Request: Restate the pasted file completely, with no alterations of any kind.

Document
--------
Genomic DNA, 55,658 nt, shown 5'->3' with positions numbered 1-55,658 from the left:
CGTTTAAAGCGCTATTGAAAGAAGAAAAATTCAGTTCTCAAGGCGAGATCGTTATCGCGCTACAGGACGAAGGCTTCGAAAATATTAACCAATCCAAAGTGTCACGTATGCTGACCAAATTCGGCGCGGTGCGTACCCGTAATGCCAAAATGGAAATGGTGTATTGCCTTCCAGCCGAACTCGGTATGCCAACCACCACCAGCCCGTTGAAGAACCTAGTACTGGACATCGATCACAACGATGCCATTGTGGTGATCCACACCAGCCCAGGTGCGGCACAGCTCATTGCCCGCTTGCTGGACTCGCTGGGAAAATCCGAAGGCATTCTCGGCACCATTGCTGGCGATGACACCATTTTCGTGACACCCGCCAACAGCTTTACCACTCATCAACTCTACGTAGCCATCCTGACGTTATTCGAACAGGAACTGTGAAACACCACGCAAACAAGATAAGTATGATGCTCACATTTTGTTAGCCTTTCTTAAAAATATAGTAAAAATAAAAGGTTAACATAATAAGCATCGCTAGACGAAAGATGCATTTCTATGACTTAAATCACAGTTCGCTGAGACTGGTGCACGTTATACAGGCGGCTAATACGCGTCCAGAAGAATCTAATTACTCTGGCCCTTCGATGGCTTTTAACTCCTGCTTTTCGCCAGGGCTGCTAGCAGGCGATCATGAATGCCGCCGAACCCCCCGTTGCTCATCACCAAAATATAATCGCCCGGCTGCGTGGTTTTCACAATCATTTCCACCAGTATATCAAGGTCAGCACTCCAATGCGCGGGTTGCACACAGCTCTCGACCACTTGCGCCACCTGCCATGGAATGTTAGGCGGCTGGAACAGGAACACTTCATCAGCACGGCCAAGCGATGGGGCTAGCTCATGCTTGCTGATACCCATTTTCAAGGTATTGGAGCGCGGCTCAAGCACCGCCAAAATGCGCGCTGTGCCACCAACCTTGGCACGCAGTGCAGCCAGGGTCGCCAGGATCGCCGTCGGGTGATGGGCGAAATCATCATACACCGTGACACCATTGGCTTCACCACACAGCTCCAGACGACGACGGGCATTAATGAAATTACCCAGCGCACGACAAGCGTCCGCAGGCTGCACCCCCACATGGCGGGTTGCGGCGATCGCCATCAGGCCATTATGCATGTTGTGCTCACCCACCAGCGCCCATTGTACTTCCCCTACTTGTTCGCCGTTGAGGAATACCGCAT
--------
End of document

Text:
Genomic DNA, 55,658 nt, shown 5'->3' with positions numbered 1-55,658 from the left:
CGTTTAAAGCGCTATTGAAAGAAGAAAAATTCAGTTCTCAAGGCGAGATCGTTATCGCGCTACAGGACGAAGGCTTCGAAAATATTAACCAATCCAAAGTGTCACGTATGCTGACCAAATTCGGCGCGGTGCGTACCCGTAATGCCAAAATGGAAATGGTGTATTGCCTTCCAGCCGAACTCGGTATGCCAACCACCACCAGCCCGTTGAAGAACCTAGTACTGGACATCGATCACAACGATGCCATTGTGGTGATCCACACCAGCCCAGGTGCGGCACAGCTCATTGCCCGCTTGCTGGACTCGCTGGGAAAATCCGAAGGCATTCTCGGCACCATTGCTGGCGATGACACCATTTTCGTGACACCCGCCAACAGCTTTACCACTCATCAACTCTACGTAGCCATCCTGACGTTATTCGAACAGGAACTGTGAAACACCACGCAAACAAGATAAGTATGATGCTCACATTTTGTTAGCCTTTCTTAAAAATATAGTAAAAATAAAAGGTTAACATAATAAGCATCGCTAGACGAAAGATGCATTTCTATGACTTAAATCACAGTTCGCTGAGACTGGTGCACGTTATACAGGCGGCTAATACGCGTCCAGAAGAATCTAATTACTCTGGCCCTTCGATGGCTTTTAACTCCTGCTTTTCGCCAGGGCTGCTAGCAGGCGATCATGAATGCCGCCGAACCCCCCGTTGCTCATCACCAAAATATAATCGCCCGGCTGCGTGGTTTTCACAATCATTTCCACCAGTATATCAAGGTCAGCACTCCAATGCGCGGGTTGCACACAGCTCTCGACCACTTGCGCCACCTGCCATGGAATGTTAGGCGGCTGGAACAGGAACACTTCATCAGCACGGCCAAGCGATGGGGCTAGCTCATGCTTGCTGATACCCATTTTCAAGGTATTGGAGCGCGGCTCAAGCACCGCCAAAATGCGCGCTGTGCCACCAACCTTGGCACGCAGTGCAGCCAGGGTCGCCAGGATCGCCGTCGGGTGATGGGCGAAATCATCATACACCGTGACACCATTGGCTTCACCACACAGCTCCAGACGACGACGGGCATTAATGAAATTACCCAGCGCACGACAAGCGTCCGCAGGCTGCACCCCCACATGGCGGGTTGCGGCGATCGCCATCAGGCCATTATGCATGTTGTGCTCACCCACCAGCGCCCATTGTACTTCCCCTACTTGTTCGCCGTTGAGGAATACCGCAT